Already leading the way with its innovative closed multi-tier LED4CROPS facility as a route to closed environment or urban farming, the new glasshouse facility will use both top and inter-light LEDS in combination with high pressure sodium lighting together with specially treated diffuse glass.
Graham Ward OBE, STC Chief Executive commented on the new development: “STC exists to serve the growers of the UK. This is an excellent example of where we have brought together a group to fund a new facility, not just for the current piece of work, but one that presents many exciting opportunities for growers, retailers and consumers in the future.”
The development at STC has been made possible through support from the industry but especially Norfolk grower Cornerways Nursery and the British Tomato Growers Association (TGA). In addition to the installation itself, CambridgeHok and Philips will also be working closely with STC on the growing strategy for the crop to maximise production and fruit quality and their plant specialists will visit the trial regularly to provide support to the project. This continues the arrangement established with LED4CROPS over the last two to three years. Udo van Slooten, Director Philips Horticulture LED Solutions said: “Philips supports this initiative as we aim to support growers in the UK with a light solution that brings them the best business results under local conditions.”
Enza-Zaden is providing the tomato seed for the project, GRODAN is providing the stone wool substrate, Havecon bv the diffuse glass and Green Meteor the gutters & irrigation. Other suppliers are also making ‘in-kind’ contributions to help make the project a great success.
As innovative growers start to adopt LED lighting technology, the new facility at STC will provide valuable information comparing the effects of 4 four different light regimes in the crop. Treatments will include traditional sodium lighting, LED lights both within and above the crop and diffuse glass in one compartment of the glasshouse. This specially treated glass scatters light to potentially provide better growing conditions.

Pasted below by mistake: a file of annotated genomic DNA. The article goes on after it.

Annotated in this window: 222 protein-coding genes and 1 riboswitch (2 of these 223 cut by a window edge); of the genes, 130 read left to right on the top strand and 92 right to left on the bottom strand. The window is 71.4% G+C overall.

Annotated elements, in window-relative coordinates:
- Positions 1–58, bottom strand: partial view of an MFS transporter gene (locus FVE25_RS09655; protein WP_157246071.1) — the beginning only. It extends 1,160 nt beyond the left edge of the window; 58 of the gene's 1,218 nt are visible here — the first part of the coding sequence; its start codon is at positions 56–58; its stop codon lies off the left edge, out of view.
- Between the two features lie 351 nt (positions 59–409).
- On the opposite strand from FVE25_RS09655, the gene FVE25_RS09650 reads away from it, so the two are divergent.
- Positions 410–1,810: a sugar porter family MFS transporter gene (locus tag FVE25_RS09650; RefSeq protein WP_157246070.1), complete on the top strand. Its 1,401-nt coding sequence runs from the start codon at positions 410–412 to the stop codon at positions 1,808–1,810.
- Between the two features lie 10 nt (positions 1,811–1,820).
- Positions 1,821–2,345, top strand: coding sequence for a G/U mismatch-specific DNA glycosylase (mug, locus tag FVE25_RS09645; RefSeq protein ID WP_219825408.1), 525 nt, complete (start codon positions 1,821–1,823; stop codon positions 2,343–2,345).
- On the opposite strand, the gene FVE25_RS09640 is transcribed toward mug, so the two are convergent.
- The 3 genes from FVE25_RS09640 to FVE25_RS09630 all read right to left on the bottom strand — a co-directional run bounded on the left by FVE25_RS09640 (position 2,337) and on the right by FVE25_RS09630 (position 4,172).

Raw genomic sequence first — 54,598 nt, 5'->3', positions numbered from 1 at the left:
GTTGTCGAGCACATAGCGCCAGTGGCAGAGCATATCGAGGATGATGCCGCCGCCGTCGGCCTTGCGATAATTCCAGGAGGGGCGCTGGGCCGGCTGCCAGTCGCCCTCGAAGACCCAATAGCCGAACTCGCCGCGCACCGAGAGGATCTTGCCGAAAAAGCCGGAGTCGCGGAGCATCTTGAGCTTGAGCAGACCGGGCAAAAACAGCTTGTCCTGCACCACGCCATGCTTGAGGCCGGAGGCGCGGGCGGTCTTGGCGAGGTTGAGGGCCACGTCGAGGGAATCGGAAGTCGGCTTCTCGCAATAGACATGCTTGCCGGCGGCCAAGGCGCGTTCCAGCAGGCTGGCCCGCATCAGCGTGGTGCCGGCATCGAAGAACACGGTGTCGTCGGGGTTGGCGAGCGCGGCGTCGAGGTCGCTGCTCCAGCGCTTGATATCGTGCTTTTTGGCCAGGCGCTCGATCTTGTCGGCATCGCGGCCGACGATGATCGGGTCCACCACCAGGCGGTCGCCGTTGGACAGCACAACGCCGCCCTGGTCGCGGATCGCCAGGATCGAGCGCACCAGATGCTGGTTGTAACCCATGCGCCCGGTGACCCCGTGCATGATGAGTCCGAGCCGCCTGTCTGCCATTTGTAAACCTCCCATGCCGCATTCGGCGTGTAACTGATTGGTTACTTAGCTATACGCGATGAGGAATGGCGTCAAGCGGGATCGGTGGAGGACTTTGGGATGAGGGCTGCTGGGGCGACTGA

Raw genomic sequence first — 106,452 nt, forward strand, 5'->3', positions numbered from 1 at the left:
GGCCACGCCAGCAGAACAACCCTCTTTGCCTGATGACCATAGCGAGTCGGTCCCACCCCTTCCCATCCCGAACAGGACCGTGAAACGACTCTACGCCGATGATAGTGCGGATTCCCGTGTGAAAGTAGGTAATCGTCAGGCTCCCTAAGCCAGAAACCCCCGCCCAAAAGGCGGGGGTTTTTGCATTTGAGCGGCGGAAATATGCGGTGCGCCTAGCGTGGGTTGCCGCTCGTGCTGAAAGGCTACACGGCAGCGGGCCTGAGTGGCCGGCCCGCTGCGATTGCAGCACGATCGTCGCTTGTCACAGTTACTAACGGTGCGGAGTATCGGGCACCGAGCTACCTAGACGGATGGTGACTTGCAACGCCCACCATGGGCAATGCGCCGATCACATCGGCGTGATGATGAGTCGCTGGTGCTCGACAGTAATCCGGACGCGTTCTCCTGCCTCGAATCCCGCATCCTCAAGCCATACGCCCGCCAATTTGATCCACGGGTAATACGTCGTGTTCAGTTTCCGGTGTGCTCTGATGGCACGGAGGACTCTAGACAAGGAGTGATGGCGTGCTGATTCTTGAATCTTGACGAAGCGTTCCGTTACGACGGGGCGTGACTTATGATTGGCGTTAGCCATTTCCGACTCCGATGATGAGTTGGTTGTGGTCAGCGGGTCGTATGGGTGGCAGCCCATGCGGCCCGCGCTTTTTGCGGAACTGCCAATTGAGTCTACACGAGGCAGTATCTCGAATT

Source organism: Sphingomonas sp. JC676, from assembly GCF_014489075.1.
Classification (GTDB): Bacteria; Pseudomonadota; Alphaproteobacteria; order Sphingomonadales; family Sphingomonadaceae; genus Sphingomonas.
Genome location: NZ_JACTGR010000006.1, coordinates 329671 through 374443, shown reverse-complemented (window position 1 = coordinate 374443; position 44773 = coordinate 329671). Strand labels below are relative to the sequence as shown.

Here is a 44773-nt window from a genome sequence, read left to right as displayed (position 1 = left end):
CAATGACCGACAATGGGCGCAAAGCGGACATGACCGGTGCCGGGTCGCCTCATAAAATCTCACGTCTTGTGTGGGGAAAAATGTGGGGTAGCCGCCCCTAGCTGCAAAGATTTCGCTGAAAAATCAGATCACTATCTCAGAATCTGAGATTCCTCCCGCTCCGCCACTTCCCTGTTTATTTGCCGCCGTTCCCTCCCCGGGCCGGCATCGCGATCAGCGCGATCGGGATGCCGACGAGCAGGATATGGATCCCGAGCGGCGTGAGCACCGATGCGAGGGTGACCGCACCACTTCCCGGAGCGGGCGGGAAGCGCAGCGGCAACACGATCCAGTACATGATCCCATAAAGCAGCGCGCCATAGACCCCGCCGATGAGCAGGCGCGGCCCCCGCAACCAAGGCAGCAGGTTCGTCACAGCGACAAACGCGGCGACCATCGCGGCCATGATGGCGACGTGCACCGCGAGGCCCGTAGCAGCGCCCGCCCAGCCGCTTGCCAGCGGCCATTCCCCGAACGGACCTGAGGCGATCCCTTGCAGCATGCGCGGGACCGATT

STC Science Director, Dr Martin McPherson said: “As the world’s population grows (forecast to reach 9 billion by 2050) there will be more mouths to feed and crop production systems will have to become more efficient, especially as climate disruption is predicted to also have an impact. For a variety of reasons, we cannot necessarily continue to rely on food imports and the emphasis will need to be on increasing local production.
“LED technology, such as that provided by Philips here, affords the horticulture industry the opportunity to do this. By taking the lead on this project, we have committed to our objective of becoming a centre of excellence and innovation in applied R&D for horticulture and to help UK growers address their current and future production challenges.”
The work to lift the glasshouse and install the Philips LED lights is being undertaken by Yorkshire based CambridgeHok, whilst seed for the crop of cv. Sunstream vine tomatoes is being propagated by Plant Raisers Ltd at Howden, East Yorkshire, who expect to deliver the plants in early October.
The current trial is planned to run through until next summer, after which, there may be more work on tomatoes, or other high wire crops such as peppers.
“There is so much we still need to understand about the effect of light on crop plants” added Dr Phillip Davis, STC Photobiologist. “Evidence already suggests different wavelengths may help enhance the flavour and nutritional value of crops. This development is really exciting as it further enhances facilities and skills at STC for the longer-term benefit of the UK horticultural industry.”
Nigel Bartle, chair of the British Tomato Growers Association said the announcement of the facility was perfectly timed coming just days before the annual British Tomato Conference: “This year’s conference is entitled ‘An Invitation to Innovation’ and what better example could we have of British Growers commitment to doing so than this development at STC.”